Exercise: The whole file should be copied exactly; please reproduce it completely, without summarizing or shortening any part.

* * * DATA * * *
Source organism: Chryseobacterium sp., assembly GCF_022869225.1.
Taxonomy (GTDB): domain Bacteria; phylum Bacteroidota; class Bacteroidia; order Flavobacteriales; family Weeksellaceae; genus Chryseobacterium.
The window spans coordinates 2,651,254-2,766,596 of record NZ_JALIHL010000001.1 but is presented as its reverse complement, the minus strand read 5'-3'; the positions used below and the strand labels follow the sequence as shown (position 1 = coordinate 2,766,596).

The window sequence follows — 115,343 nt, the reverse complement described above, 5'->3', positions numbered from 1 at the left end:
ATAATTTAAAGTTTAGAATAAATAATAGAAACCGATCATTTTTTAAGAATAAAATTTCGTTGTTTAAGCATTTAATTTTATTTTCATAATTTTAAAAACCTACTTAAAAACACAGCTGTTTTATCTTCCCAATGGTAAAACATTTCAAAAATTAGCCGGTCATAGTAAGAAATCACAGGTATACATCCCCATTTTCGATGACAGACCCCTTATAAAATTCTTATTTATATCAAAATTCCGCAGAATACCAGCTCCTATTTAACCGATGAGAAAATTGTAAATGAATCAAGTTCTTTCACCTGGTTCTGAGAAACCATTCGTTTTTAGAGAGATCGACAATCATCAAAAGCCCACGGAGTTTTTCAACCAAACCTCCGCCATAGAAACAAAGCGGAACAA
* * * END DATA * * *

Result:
Source organism: Chryseobacterium sp., assembly GCF_022869225.1.
Taxonomy (GTDB): domain Bacteria; phylum Bacteroidota; class Bacteroidia; order Flavobacteriales; family Weeksellaceae; genus Chryseobacterium.
The window spans coordinates 2,651,254-2,766,596 of record NZ_JALIHL010000001.1 but is presented as its reverse complement, the minus strand read 5'-3'; the positions used below and the strand labels follow the sequence as shown (position 1 = coordinate 2,766,596).

The window sequence follows — 115,343 nt, the reverse complement described above, 5'->3', positions numbered from 1 at the left end:
ATAATTTAAAGTTTAGAATAAATAATAGAAACCGATCATTTTTTAAGAATAAAATTTCGTTGTTTAAGCATTTAATTTTATTTTCATAATTTTAAAAACCTACTTAAAAACACAGCTGTTTTATCTTCCCAATGGTAAAACATTTCAAAAATTAGCCGGTCATAGTAAGAAATCACAGGTATACATCCCCATTTTCGATGACAGACCCCTTATAAAATTCTTATTTATATCAAAATTCCGCAGAATACCAGCTCCTATTTAACCGATGAGAAAATTGTAAATGAATCAAGTTCTTTCACCTGGTTCTGAGAAACCATTCGTTTTTAGAGAGATCGACAATCATCAAAAGCCCACGGAGTTTTTCAACCAAACCTCCGCCATAGAAACAAAGCGGAACAA